1998 Aston Martin DB7

Alfred Dunhill Edition Coupe
Mecum Houston 2020
Thursday, 3 December - Saturday, 5 December 2020
Not sold at a high bid of
Lot Number
Mecum Auctions
Auction House
Chassis no. SCFAA2120WK101938. Silver over charcoal leather piped in gray. 3.2-liter, 335hp supercharged straight-six, Getrag 5-speed manual, special wheels, Pirelli Cinturato tires, Dunhill Millennium clock, special humidor compartment, tinted glass.

Evaluation: Alfred Dunhill Special Edition, one of 78 built, showing 35,755 believable miles and presented alongside a convertible, automatic-transmission version with 41,000 miles. Tiny chip on the nose and a few more small ones on the hood. Small scratch on the trunk lid. Chip at the back of the driver’s door. The interior matches the mileage. The DB7 isn’t the most desirable Aston and Alfred Dunhill isn’t exactly a household name outside the U.K. (it’s a cigars and luxury goods brand, by the way), but this is a neat, rare car in usable condition.

Bottom Line: DB7s are still more used high-end cars than they are modern collectibles, and decent drivers can still be had for under 30 grand. 5-speed cars command a hefty premium, though, and the Houston bidders were even more generous with their offers thanks to this car’s nifty special features and sharp-looking special wheels. Why the consignor didn’t take the reported high bid is a mystery. It was plenty. The automatic transmission convertible version that crossed the block immediately after also remained unsold at a $32,000 high bid.

by Andrew Newton
17 December 2020
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Condition definitions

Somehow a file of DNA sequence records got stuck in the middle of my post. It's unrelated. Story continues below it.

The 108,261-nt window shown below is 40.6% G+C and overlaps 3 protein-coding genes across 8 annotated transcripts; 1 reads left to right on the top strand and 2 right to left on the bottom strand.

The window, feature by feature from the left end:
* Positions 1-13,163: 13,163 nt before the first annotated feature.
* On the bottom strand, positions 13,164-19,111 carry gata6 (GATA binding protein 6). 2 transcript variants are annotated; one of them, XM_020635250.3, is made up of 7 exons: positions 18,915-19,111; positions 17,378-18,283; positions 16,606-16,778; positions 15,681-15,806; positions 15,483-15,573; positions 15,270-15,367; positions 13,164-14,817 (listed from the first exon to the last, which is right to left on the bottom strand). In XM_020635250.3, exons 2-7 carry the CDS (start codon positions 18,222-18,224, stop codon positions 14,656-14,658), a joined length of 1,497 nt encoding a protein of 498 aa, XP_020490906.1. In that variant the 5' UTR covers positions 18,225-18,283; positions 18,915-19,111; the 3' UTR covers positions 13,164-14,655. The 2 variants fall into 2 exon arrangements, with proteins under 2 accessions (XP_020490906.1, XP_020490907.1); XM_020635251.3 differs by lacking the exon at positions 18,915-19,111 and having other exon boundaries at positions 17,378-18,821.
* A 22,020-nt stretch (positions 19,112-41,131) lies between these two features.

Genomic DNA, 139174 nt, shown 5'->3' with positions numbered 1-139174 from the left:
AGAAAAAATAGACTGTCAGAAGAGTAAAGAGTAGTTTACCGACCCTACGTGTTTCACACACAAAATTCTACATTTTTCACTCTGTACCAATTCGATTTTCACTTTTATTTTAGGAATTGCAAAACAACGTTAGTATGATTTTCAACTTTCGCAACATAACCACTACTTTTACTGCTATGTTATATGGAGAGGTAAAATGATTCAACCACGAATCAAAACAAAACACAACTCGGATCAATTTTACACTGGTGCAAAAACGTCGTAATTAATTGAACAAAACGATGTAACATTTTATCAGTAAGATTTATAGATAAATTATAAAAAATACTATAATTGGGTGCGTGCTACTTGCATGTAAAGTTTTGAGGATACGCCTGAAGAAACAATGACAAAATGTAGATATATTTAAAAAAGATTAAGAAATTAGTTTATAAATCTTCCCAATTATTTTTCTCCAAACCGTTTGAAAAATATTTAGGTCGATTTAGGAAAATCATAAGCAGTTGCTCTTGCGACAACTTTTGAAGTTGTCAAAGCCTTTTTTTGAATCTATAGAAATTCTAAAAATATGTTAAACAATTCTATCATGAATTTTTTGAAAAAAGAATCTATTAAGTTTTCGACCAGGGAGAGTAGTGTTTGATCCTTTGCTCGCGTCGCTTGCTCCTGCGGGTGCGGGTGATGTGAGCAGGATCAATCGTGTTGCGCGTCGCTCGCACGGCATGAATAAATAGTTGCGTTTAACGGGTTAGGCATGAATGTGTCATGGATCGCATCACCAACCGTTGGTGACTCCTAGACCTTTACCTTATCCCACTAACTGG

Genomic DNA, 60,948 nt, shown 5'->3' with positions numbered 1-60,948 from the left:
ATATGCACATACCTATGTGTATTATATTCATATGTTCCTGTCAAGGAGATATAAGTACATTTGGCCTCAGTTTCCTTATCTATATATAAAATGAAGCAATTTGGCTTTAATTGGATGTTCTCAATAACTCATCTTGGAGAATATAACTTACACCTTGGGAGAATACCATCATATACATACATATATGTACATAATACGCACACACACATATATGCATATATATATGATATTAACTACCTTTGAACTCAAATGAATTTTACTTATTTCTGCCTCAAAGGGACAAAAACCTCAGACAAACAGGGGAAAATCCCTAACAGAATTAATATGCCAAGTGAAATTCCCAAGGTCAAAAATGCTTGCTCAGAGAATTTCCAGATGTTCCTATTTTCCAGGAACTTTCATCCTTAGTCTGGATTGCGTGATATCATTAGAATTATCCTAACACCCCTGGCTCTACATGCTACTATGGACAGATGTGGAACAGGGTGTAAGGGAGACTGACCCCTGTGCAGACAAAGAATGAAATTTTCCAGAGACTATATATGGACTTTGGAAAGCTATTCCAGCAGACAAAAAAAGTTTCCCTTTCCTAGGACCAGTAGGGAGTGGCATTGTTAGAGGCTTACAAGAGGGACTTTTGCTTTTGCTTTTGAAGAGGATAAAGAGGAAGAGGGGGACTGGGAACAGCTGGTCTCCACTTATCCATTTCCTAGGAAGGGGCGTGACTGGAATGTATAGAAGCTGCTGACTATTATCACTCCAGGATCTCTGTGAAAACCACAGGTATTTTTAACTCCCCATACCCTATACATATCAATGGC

Condition #1: Concours
Condition #1 vehicles are the best in the world. The visual image is of the best vehicle, in the right colors, driving onto the lawn at the finest concours. Perfectly clean, the vehicle has been groomed down to the tire treads. Painted and chromed surfaces are mirror-like. Dust and dirt are banned, and materials used are correct and superbly fitted. The one word description for #1 vehicles is “concours.“
Condition #2: Excellent
#2 vehicles could win a local or regional show. They can be former #1 vehicles that have been driven or have aged. Seasoned observers will have to look closely for flaws, but will be able to find some not seen by the general public. The paint, chrome, glass and finishes will all appear as excellent. No excessive smoke will be seen on startup, no unusual noises will emanate from the engine. The vehicle will drive as a new vehicle of its era would. The one word description for #2 vehicles is “excellent.“
Condition #3: Good
#3 vehicles could possess some, but not all of the issues of a #4 vehicle, but they will be balanced by other factors such as a fresh paint job or a new, correct interior where applicable. #3 vehicles drive and run well, but might have some incorrect parts. These vehicles are not used for daily transportation but are ready for a long tour without excuses, and the casual passerby will not find any visual flaws. “Good” is the one word description of a #3 vehicle.
Condition #4: Fair
#4 vehicles are daily drivers, with flaws visible to the naked eye. The chrome might have pitting or scratches, the windshield might be chipped. Paintwork is imperfect, and perhaps the body has a minor dent. Split seams or a cracked dash, where applicable, might be present. No major parts are missing, but the wheels could differ from the originals, or other non- stock additions might be present. A #4 vehicle can also be a deteriorated restoration. “Fair” is the one word that describes a #4 vehicle.
Condition #5: Poor
Running, but battered, incomplete, and perhaps rusty.
Condition #6: Parts car
Parts car.
Hagerty only assigns condition ratings to vehicles we can inspect in person or, for online listings, via high-quality photography.